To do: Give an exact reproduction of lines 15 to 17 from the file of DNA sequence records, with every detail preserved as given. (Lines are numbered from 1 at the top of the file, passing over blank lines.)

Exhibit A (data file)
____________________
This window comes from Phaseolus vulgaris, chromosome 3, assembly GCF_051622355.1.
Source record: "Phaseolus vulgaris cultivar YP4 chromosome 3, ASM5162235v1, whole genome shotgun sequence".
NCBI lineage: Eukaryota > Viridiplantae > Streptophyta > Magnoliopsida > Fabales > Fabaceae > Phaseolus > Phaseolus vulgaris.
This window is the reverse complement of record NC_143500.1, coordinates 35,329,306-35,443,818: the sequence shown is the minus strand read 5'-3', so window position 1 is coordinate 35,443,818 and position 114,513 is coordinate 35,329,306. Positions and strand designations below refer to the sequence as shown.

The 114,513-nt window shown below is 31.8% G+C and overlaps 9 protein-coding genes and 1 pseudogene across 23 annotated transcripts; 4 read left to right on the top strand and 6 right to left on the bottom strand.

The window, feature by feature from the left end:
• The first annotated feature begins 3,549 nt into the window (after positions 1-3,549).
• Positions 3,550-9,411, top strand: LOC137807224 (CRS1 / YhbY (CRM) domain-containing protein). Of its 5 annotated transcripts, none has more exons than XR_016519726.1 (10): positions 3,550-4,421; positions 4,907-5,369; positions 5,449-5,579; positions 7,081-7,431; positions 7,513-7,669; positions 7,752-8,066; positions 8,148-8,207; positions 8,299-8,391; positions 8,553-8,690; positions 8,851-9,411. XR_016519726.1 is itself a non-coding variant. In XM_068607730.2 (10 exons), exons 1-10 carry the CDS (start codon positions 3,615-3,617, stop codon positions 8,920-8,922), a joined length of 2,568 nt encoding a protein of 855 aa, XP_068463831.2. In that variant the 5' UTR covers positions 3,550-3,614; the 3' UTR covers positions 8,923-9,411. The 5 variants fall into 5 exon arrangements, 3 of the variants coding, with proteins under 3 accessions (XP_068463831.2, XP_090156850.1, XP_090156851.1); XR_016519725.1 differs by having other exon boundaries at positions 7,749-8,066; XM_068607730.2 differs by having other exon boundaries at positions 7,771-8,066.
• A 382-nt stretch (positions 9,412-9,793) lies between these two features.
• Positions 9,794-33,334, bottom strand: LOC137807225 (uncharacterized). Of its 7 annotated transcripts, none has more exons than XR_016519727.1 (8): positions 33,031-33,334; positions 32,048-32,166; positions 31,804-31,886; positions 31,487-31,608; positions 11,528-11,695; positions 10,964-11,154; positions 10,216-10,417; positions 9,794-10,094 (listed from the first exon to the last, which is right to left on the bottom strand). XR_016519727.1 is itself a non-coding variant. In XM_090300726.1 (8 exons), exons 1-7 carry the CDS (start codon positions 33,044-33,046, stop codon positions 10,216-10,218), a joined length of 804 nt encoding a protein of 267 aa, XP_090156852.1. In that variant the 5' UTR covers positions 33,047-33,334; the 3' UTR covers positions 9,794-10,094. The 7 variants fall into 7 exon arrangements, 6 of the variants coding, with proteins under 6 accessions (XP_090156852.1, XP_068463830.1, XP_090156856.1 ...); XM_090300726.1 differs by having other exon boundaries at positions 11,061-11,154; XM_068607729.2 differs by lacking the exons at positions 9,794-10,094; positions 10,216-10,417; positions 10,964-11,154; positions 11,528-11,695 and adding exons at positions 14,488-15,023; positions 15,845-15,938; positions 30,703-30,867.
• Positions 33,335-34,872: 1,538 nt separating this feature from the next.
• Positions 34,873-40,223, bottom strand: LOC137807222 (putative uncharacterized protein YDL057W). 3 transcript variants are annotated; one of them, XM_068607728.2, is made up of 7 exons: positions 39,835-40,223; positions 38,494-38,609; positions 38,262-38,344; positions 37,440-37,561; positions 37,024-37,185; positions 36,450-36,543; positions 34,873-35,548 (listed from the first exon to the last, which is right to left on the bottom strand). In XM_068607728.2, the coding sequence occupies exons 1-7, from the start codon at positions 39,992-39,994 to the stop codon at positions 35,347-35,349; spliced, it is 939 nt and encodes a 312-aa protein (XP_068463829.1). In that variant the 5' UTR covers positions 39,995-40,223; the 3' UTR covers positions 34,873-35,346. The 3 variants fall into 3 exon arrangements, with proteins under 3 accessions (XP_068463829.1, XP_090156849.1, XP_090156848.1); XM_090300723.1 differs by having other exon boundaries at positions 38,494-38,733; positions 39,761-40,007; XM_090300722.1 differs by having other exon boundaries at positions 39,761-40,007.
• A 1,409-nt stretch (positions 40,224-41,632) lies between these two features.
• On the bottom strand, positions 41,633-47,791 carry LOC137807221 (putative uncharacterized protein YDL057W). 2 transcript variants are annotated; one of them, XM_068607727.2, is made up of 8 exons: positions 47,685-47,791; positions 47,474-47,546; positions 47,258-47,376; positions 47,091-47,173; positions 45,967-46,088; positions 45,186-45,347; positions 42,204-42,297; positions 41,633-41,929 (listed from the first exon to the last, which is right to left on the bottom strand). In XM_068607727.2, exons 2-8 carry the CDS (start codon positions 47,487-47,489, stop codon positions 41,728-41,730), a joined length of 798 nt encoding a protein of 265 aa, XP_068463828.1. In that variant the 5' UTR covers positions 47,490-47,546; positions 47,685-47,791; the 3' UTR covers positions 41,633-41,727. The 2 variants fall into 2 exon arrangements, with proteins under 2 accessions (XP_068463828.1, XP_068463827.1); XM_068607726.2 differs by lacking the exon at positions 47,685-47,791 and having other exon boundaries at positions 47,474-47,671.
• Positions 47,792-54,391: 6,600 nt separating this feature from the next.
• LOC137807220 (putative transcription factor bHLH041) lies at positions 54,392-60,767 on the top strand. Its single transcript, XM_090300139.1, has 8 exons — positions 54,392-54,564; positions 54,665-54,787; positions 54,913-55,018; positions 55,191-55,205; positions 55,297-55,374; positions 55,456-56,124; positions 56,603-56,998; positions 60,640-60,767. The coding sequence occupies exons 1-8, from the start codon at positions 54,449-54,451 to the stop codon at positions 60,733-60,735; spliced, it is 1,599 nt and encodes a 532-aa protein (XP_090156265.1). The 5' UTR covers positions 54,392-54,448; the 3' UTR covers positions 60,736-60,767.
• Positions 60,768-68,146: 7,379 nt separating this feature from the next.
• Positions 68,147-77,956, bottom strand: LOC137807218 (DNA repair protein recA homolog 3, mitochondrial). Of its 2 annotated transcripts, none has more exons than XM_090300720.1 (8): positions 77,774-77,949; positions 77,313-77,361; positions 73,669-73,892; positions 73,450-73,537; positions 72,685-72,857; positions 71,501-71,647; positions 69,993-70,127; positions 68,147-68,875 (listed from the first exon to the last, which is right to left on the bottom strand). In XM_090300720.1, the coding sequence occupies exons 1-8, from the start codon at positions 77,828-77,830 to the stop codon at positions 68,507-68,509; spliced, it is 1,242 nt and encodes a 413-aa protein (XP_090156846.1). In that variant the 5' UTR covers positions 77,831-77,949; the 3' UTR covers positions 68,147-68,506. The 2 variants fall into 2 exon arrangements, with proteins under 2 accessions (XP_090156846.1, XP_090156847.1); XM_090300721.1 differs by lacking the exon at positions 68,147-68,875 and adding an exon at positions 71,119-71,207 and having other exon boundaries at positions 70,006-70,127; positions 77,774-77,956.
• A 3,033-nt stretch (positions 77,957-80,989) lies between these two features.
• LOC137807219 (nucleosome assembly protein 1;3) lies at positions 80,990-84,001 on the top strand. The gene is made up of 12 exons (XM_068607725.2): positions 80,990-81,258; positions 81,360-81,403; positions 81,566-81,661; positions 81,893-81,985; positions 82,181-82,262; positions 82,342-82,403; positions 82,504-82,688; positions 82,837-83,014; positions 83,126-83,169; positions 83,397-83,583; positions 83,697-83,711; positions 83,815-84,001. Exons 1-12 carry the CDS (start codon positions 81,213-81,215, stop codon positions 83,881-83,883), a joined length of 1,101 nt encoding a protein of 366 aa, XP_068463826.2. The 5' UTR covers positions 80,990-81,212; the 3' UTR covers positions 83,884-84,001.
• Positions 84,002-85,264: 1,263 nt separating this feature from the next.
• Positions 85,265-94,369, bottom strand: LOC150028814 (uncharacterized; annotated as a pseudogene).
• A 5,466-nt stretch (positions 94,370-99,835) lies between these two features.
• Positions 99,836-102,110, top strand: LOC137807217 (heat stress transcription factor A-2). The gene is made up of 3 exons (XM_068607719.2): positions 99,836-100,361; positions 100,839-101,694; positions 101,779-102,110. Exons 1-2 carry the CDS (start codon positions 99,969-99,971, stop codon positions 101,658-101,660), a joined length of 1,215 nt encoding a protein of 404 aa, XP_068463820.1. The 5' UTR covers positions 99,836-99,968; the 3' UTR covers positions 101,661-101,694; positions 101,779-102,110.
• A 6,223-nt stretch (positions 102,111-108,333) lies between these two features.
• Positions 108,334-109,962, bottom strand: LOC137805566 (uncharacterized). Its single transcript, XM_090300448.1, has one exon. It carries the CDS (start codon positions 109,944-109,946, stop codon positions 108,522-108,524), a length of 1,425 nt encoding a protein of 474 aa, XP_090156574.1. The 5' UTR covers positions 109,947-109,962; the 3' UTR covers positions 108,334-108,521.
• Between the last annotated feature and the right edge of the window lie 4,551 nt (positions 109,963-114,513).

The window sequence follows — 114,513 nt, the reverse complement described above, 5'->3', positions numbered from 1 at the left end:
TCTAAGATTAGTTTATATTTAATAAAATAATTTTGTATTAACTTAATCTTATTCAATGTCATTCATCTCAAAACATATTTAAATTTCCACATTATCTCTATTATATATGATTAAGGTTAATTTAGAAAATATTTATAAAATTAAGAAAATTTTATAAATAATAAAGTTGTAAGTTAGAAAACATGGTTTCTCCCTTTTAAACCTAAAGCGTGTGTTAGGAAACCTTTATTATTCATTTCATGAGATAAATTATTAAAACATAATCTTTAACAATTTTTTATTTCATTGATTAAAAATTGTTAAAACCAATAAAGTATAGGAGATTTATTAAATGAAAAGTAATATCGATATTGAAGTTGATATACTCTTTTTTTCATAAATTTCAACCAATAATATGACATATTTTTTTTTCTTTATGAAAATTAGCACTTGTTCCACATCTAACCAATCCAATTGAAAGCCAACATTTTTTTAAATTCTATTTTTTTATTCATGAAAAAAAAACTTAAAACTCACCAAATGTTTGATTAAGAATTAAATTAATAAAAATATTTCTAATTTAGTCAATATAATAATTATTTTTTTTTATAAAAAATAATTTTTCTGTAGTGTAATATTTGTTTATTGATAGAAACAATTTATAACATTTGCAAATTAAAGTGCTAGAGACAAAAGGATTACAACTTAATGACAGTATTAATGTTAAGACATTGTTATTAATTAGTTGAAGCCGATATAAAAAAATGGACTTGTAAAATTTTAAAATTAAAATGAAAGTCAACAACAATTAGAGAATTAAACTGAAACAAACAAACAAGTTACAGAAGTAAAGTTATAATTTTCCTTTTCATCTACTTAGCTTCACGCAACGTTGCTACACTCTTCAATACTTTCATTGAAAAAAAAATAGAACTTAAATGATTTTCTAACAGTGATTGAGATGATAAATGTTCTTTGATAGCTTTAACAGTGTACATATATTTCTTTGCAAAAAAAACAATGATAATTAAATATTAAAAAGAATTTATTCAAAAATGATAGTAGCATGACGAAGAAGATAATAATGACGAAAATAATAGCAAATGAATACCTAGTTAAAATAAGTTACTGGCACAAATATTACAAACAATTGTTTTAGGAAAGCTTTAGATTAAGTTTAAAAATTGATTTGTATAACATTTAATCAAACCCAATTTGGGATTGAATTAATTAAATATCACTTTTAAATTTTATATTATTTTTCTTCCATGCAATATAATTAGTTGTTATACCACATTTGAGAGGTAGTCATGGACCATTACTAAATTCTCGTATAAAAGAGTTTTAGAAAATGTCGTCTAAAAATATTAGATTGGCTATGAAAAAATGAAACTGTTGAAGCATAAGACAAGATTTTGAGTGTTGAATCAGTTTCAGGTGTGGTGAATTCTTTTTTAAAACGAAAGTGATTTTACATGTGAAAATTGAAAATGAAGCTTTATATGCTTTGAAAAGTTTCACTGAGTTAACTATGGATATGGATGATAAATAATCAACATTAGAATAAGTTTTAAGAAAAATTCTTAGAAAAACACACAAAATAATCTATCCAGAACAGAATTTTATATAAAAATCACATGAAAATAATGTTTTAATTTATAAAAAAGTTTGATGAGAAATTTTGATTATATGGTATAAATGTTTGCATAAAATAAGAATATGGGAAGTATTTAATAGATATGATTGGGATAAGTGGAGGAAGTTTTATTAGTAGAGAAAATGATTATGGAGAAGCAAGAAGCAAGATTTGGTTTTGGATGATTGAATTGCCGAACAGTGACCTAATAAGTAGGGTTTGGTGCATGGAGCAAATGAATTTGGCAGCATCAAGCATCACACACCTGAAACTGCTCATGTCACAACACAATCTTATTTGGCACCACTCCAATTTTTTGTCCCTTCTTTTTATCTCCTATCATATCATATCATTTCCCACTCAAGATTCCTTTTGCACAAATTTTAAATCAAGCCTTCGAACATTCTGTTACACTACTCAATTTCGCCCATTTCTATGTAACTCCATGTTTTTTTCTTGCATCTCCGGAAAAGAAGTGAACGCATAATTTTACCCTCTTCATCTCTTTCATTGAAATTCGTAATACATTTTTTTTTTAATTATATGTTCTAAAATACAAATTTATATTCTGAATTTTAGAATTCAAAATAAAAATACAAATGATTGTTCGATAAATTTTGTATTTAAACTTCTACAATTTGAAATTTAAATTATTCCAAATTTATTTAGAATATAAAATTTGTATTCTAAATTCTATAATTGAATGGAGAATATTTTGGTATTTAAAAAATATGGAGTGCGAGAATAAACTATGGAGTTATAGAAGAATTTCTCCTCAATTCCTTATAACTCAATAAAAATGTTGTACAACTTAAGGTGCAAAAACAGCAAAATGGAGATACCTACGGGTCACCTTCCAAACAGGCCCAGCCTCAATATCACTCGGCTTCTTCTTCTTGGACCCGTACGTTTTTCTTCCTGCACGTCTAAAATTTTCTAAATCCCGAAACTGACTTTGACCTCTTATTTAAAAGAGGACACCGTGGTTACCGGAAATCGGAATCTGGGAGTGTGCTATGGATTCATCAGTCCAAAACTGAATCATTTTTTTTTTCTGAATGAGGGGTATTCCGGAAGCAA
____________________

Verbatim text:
• Positions 47,792-54,391: 6,600 nt separating this feature from the next.
• LOC137807220 (putative transcription factor bHLH041) lies at positions 54,392-60,767 on the top strand. Its single transcript, XM_090300139.1, has 8 exons — positions 54,392-54,564; positions 54,665-54,787; positions 54,913-55,018; positions 55,191-55,205; positions 55,297-55,374; positions 55,456-56,124; positions 56,603-56,998; positions 60,640-60,767. The coding sequence occupies exons 1-8, from the start codon at positions 54,449-54,451 to the stop codon at positions 60,733-60,735; spliced, it is 1,599 nt and encodes a 532-aa protein (XP_090156265.1). The 5' UTR covers positions 54,392-54,448; the 3' UTR covers positions 60,736-60,767.
• Positions 60,768-68,146: 7,379 nt separating this feature from the next.